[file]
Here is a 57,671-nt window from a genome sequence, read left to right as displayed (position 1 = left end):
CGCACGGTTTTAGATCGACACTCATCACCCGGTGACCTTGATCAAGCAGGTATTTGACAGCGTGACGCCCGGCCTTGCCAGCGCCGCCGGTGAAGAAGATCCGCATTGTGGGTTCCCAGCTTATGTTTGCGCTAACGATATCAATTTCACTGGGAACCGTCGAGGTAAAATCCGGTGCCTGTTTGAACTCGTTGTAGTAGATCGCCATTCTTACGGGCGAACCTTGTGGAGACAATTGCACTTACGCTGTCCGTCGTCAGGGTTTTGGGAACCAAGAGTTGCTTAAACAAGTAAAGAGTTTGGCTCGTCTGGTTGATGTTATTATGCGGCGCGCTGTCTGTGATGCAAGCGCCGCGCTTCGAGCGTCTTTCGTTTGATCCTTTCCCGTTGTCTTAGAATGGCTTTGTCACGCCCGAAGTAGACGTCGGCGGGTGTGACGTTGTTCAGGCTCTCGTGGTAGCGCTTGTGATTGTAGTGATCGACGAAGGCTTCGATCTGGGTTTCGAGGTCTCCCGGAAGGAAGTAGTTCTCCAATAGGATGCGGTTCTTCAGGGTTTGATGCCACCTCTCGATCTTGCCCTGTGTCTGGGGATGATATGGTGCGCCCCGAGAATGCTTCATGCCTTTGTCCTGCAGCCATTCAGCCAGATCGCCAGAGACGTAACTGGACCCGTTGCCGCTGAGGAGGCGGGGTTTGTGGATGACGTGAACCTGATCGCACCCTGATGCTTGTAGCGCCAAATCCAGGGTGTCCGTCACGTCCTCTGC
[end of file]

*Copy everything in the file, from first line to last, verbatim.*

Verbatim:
Here is a 57,671-nt window from a genome sequence, read left to right as displayed (position 1 = left end):
CGCACGGTTTTAGATCGACACTCATCACCCGGTGACCTTGATCAAGCAGGTATTTGACAGCGTGACGCCCGGCCTTGCCAGCGCCGCCGGTGAAGAAGATCCGCATTGTGGGTTCCCAGCTTATGTTTGCGCTAACGATATCAATTTCACTGGGAACCGTCGAGGTAAAATCCGGTGCCTGTTTGAACTCGTTGTAGTAGATCGCCATTCTTACGGGCGAACCTTGTGGAGACAATTGCACTTACGCTGTCCGTCGTCAGGGTTTTGGGAACCAAGAGTTGCTTAAACAAGTAAAGAGTTTGGCTCGTCTGGTTGATGTTATTATGCGGCGCGCTGTCTGTGATGCAAGCGCCGCGCTTCGAGCGTCTTTCGTTTGATCCTTTCCCGTTGTCTTAGAATGGCTTTGTCACGCCCGAAGTAGACGTCGGCGGGTGTGACGTTGTTCAGGCTCTCGTGGTAGCGCTTGTGATTGTAGTGATCGACGAAGGCTTCGATCTGGGTTTCGAGGTCTCCCGGAAGGAAGTAGTTCTCCAATAGGATGCGGTTCTTCAGGGTTTGATGCCACCTCTCGATCTTGCCCTGTGTCTGGGGATGATATGGTGCGCCCCGAGAATGCTTCATGCCTTTGTCCTGCAGCCATTCAGCCAGATCGCCAGAGACGTAACTGGACCCGTTGCCGCTGAGGAGGCGGGGTTTGTGGATGACGTGAACCTGATCGCACCCTGATGCTTGTAGCGCCAAATCCAGGGTGTCCGTCACGTCCTCTGC